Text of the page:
(Minister of Environmental Affairs Edna Molewa. Courtesy of The Green Times)
Today, poaching is a major threat to wildlife all around the globe. This illegal activity puts wildlife populations at risk and poses challenges to conservation programs, community structures, and national security. SCI Foundation has been dedicated to supporting anti-poaching efforts for over 10 years, primarily through various programs across Africa and our annual African Wildlife Consultative Forum (AWCF). We are proud to continue working with countries across Africa and the world to reinforce valuable partnerships while supporting the acquisition and employment of new anti-poaching technology and strategies.
Bomo Edna Molewa, Minister of Environmental Affairs in South Africa provided the most recent update on the status of anti-poaching efforts just one month ago. This update made it clear that while new technology and tactics are extremely helpful, the international partnerships being established are even more crucial. In collaboration with the South African Departments of Defense, Justice and Constitutional Development, Correctional Services, the Ministry of State Security, and Directorate of Priority Crime Investigation or “Hawks” and the South African Police Service (SAPS) the Department of Environmental Affairs is happy to continue registering successes in the fight against rhino poaching while remaining equally aware that the battle is far from won.
(Photos courtesy of: Letaba Herald (left), and Amit Chandra (right).)
Efforts have been stepped up in provinces that are still vulnerable by using the Intensive Protection Zone approach and utilizing the South African National Defense Force to assist the SAPS. New technology systems have been deployed to assist rangers combat wildlife crime and have resulted in more arrests and less poaching incidents overall. In Kruger National Park alone, arrests have gone from 58 in 2016 to 111 in 2017. It is also worth noting the famous Black Mamba anti-poaching unit, consisting of all women, have expanded their patrol into six additional rhino reserves while promoting participation by women of all ages.
Many new poaching trends that have been difficult to combat in the past have been successfully uncovered and have led to more arrests than ever. Although smuggling operations have been evolving, the Hawks have stepped up their detection activities and are now arresting higher-level syndicate members such as local buyers, couriers, and international exporters. Between April 2017 and December 2017, 16 wildlife traffickers from South-East Asia, South Africa, Mozambique, Zimbabwe, and Kenya were arrested. Two Taiwanese traffickers were also captured in Swaziland and sentenced to 29 years in prison. In the past, the majority of those arrested were local Africans. Today, with new technology, training, and cooperation with neighboring countries and regions, higher-level traffickers from Asia are making up more and more of the arrests.
South Africa also saw a slight decrease in the number of poaching events in 2017 when compared to 2016. Kruger National Park (KNP) saw a 24% decrease with just 504 rhinos poached in 2017 and just 2662 poacher activities. In 2016, KNP saw 662 rhinos poached and 2883 poacher activities. Although the number of poaching activities and rhino kills decreased in KNP, the number of rhinos poached in KwaZulu-Natal, Northern Cape, Mpumalanga, Free State, and North West increased. Overall, there were 1,028 rhinos poached in South Africa in 2017, this is slightly less than the 1,054 rhinos poached in 2016.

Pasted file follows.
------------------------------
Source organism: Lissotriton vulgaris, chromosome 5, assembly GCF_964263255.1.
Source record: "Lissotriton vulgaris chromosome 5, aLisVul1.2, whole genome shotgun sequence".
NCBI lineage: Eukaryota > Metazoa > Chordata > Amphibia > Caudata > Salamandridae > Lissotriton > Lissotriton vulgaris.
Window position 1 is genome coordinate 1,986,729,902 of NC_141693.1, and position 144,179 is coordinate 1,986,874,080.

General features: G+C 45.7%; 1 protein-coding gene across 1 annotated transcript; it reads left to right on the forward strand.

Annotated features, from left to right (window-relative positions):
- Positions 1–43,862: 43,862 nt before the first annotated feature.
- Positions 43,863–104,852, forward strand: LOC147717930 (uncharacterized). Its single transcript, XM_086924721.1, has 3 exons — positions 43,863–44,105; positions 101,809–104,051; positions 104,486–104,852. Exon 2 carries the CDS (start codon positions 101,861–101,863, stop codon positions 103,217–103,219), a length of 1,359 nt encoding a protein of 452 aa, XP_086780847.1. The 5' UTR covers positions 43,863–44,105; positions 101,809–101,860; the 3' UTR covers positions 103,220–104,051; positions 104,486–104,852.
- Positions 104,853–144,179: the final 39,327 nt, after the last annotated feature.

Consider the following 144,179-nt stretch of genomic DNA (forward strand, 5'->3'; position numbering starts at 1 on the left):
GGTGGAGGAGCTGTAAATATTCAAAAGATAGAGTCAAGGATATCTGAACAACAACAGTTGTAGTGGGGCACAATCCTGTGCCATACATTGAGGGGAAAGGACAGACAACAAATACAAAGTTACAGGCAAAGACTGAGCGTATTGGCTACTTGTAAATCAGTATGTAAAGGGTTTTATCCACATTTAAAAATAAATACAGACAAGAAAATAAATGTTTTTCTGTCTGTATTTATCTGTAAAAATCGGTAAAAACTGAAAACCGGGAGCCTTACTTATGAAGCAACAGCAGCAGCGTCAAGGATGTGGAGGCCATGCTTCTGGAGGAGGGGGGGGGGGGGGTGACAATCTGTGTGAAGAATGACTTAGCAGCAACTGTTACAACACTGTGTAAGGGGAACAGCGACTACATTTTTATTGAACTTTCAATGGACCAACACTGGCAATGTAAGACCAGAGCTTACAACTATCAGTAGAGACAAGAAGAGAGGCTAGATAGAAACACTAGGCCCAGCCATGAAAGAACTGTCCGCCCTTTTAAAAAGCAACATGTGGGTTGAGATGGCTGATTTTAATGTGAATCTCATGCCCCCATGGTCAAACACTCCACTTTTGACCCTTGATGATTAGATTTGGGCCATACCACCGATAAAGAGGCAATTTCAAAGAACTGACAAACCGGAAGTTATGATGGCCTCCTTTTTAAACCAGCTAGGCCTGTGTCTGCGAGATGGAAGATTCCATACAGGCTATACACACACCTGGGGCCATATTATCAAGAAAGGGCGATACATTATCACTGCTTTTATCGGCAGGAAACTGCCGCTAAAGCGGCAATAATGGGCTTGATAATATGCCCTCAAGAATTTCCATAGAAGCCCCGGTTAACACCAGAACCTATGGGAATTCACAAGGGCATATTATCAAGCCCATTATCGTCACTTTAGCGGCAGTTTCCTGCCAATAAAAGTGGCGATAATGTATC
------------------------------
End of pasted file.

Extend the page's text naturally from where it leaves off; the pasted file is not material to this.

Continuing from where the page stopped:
(Photos courtesy of CITES website)
International and regional cooperation has been key to developing community governance mechanisms and management tools that ultimately lead to improved wildlife monitoring. The Department of International Relations and Cooperation, the Directorate for Priority Crime Investigations, and the Department of Environmental Affairs have begun to engage foreign governments focused on combating transnational crime. So far South Africa has engaged with Myanmar in the first Senior Officials’ Meeting (SOM) in August and Vietnam at the International Consortium of Combating Wildlife Crime (ICCWC) in October. South Africa is also pleased to announce the latest project under the 6th replenishment of the Global Environmental Facility (GEF 6). This 7-year, $131 million grant program will be implemented under the Global Wildlife Programme coordinated by the World Bank and is expected to leverage an additional $704 million in co-financing. The project is titled, “Strengthening Institutions, Information Management and Monitoring to Reduce the Rate of Illegal Wildlife Trade in South Africa.”
(Photos courtesy of Dyck Advisory Group website)
In the year ahead, South Africa will continue to draw on the achievements made in 2017, learn from any mistakes, and adopt international best practices. SCI Foundation will continue to support anti-poaching efforts worldwide and do our part to facilitate international and regional cooperation. SCIF is interested in supporting a project in Mozambique, the primary trafficking and exporting point from South Africa, the Dyck Advisory Group Conservation Trust. The all African non-profit he created, Dyck Advisory Group, will be training rangers in Mozambique to combat the ever-evolving poaching networks. We will keep you updated as this project progresses.
For more information on SCI Foundation go to our First For Wildlife blog, like us on Facebook, follow us on Twitter and Instagram, or visit our website at www.safariclubfoundation.org.
To read the full update click here: Minister Edna Molewa highlights progress on the implementation of the integrated strategic management of rhinoceros.
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